Funnily enough, on the same subject as yesterday, I had my first interrogation yesterday about my reasons for deciding to be vegetarian. From one of my fellow-volunteer friends. I think I did ok, although it is not really an argument I had presented before, certainly not to other people. Obviously I’ve mulled these things over myself, and come to my conclusion.
This volunteer is the wife of a beef farmer, which probably gives a clue what view she has. “I just don’t think a lot of vegetarians think it through”, she said, “they become vegetarian in order to see lambs gambolling around the fields, where in fact these lambs are only there in the first place as part of somebody’s commercial venture”. And, “a lot of land that is grazed by sheep or cattle is unsuitable for farming crops instead”. Both of which, I can imagine, are perfectly true. Certainly, a lot of this woman’s land is the water meadows surrounding our village. i.e, they flood in winter. I have no idea whether this also makes summer crops unviable although I don’t really see it as important.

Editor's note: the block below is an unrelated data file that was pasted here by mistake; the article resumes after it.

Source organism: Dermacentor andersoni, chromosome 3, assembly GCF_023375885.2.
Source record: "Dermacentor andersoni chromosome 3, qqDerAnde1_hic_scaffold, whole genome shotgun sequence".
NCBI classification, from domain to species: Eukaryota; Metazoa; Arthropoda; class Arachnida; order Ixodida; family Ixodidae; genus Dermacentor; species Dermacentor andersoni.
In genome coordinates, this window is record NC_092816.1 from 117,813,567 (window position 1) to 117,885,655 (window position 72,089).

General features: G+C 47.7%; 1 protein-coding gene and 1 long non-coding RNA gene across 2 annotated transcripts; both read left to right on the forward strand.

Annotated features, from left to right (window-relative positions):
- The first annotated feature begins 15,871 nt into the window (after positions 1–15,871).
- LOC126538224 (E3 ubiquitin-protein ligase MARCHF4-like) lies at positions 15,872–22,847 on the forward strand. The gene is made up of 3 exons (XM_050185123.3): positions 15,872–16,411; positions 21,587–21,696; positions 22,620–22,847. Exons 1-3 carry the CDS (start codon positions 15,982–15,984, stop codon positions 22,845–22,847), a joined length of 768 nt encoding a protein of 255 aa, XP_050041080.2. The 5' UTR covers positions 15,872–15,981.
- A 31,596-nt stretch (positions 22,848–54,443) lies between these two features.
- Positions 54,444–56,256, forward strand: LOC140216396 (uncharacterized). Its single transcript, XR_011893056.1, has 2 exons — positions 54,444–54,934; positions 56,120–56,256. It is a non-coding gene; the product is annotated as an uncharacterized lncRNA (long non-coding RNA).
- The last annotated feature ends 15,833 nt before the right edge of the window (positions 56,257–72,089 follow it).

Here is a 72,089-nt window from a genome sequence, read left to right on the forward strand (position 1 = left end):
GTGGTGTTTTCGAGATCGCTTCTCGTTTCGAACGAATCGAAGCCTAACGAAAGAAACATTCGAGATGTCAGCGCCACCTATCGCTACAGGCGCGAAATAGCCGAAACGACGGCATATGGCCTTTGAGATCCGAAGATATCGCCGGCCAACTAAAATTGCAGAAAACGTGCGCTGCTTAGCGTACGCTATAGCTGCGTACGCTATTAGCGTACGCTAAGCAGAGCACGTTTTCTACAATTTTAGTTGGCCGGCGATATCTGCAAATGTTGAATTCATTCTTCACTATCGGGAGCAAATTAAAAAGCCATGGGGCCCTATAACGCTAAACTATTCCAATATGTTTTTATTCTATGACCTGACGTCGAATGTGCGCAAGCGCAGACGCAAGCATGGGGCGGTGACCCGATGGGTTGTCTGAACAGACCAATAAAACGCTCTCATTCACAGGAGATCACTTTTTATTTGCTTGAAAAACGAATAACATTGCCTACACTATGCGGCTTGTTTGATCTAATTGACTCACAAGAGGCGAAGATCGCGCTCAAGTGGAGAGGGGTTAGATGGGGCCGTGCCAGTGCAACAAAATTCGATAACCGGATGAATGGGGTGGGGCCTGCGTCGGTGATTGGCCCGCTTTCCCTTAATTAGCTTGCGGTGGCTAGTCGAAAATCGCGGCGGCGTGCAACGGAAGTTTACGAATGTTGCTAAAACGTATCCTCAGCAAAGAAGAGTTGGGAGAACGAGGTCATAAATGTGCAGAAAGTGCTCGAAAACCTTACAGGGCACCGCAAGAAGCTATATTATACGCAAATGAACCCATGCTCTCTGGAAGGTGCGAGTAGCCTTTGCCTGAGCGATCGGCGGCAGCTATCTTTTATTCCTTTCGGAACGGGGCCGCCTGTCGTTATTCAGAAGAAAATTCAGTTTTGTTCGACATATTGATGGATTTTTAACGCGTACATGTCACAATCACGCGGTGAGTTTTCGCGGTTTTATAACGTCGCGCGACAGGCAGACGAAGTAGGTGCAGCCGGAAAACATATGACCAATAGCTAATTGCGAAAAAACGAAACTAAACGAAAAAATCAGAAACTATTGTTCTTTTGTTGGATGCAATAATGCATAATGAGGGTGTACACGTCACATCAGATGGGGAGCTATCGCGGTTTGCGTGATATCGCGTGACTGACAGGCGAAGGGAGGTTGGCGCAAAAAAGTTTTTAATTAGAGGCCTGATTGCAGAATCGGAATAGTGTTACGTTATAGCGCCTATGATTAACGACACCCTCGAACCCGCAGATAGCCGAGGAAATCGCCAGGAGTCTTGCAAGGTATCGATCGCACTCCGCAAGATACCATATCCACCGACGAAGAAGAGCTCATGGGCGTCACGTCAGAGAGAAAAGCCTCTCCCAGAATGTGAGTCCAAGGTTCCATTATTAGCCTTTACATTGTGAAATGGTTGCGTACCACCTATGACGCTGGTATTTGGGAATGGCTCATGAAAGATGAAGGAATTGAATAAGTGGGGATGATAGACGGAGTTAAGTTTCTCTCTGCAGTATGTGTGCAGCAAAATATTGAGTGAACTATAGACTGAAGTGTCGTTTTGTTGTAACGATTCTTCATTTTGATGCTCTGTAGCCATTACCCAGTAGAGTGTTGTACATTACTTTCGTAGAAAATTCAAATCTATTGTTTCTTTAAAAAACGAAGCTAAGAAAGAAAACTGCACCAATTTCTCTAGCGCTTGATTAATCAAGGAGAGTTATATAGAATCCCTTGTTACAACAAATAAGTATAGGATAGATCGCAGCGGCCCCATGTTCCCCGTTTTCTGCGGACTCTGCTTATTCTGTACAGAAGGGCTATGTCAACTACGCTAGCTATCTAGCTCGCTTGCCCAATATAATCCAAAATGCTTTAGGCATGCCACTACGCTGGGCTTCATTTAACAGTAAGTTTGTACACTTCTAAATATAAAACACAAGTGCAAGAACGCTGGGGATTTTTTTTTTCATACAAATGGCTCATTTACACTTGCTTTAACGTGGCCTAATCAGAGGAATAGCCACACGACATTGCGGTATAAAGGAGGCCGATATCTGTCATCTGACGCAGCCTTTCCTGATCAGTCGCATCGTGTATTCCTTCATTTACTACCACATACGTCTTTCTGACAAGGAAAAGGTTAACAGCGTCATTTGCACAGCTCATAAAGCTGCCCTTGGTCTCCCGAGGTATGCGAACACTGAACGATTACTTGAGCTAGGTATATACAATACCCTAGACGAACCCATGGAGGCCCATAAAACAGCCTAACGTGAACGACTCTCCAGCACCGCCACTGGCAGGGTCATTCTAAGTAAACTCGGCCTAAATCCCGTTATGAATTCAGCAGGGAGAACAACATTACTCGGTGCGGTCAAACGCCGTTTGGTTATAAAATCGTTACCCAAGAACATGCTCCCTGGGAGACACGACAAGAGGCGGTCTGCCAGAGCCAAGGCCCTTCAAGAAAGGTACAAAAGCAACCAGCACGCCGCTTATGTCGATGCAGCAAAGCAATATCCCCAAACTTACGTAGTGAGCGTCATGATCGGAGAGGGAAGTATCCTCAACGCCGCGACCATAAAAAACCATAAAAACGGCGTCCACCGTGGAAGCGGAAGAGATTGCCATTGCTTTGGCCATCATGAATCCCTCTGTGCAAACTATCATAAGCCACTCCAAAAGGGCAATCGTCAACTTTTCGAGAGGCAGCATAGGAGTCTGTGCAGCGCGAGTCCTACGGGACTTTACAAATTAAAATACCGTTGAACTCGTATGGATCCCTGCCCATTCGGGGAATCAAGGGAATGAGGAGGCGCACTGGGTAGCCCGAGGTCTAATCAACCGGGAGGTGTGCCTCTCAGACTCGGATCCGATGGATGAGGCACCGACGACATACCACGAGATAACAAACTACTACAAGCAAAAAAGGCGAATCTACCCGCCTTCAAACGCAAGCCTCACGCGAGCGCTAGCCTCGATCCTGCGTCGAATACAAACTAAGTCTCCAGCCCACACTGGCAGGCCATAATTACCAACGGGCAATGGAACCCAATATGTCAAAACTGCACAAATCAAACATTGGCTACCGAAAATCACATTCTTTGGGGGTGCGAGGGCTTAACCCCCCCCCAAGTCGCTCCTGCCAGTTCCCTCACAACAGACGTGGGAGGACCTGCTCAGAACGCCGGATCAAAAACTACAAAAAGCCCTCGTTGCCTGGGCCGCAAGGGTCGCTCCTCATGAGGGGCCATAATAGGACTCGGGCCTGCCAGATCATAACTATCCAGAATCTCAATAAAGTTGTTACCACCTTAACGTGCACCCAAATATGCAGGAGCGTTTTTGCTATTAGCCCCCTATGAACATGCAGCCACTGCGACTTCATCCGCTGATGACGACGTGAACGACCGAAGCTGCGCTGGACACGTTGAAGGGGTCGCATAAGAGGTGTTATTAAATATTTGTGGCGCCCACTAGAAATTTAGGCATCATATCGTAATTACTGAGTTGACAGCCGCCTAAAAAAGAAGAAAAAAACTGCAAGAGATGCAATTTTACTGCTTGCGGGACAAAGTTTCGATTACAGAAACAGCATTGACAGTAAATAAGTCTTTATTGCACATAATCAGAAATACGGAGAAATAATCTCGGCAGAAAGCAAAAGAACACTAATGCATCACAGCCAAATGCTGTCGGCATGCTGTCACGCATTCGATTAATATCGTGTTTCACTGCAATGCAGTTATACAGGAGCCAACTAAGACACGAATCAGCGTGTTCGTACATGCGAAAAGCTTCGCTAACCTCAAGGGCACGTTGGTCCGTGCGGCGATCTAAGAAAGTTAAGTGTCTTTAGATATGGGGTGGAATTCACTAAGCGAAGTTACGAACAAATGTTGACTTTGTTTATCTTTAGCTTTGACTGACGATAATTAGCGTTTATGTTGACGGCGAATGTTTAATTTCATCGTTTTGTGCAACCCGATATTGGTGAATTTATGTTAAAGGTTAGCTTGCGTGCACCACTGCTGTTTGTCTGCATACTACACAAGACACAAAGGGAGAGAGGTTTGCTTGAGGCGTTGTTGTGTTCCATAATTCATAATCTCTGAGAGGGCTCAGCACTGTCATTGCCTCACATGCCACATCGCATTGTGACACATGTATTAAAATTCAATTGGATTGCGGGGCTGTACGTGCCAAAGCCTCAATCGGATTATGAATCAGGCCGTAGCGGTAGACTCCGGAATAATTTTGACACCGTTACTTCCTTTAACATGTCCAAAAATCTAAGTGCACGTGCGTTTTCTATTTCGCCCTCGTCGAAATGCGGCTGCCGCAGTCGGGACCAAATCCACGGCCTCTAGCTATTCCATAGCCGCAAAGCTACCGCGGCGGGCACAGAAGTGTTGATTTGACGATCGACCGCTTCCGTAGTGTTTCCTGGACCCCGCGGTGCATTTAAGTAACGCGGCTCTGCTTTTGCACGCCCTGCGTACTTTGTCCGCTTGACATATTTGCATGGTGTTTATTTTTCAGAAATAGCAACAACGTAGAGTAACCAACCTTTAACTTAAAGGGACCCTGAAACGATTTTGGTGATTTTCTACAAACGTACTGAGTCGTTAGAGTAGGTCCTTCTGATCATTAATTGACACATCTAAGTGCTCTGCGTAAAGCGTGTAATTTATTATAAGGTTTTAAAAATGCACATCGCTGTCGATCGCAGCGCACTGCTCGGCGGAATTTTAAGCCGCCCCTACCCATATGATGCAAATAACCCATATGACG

My response was simply to say that I didn’t expect to see *more* animals, but fewer. Let’s have some rewilding instead. The only reason there are so many animals in the first place is because there is a market for them, so if I can help to reduce that market, so be it.
And, even if we *are* already farming crops wherever we can (I doubt that but there’s certainly something in what she said), then fewer animals would mean less animal feed, meaning that instead of growing crops for animals to consume, people could grow things for humans to consume instead. So it is kind-of recognising that we have force-bred animals for years, and simply doing less of it.
And, I already mentioned rewilding. I’m struggling to see a downside to this, if I’m honest, other than affecting somebody’s commercial interests.
It is funny debating with someone, because your feelings will inevitably reflect your overall opinion, but unless you actually discuss things with someone, those opinions are often not very articulate. It doesn’t at all surprise me that a veteran politician will have rehearsed and developed an argument for months or years, probably. They might well start off with a gut feel, but it takes them time to come up with something articulate, where they could maybe take the argument, run with it, and convince other people that they are right. I’m fortunate that the only person I need to convince is myself.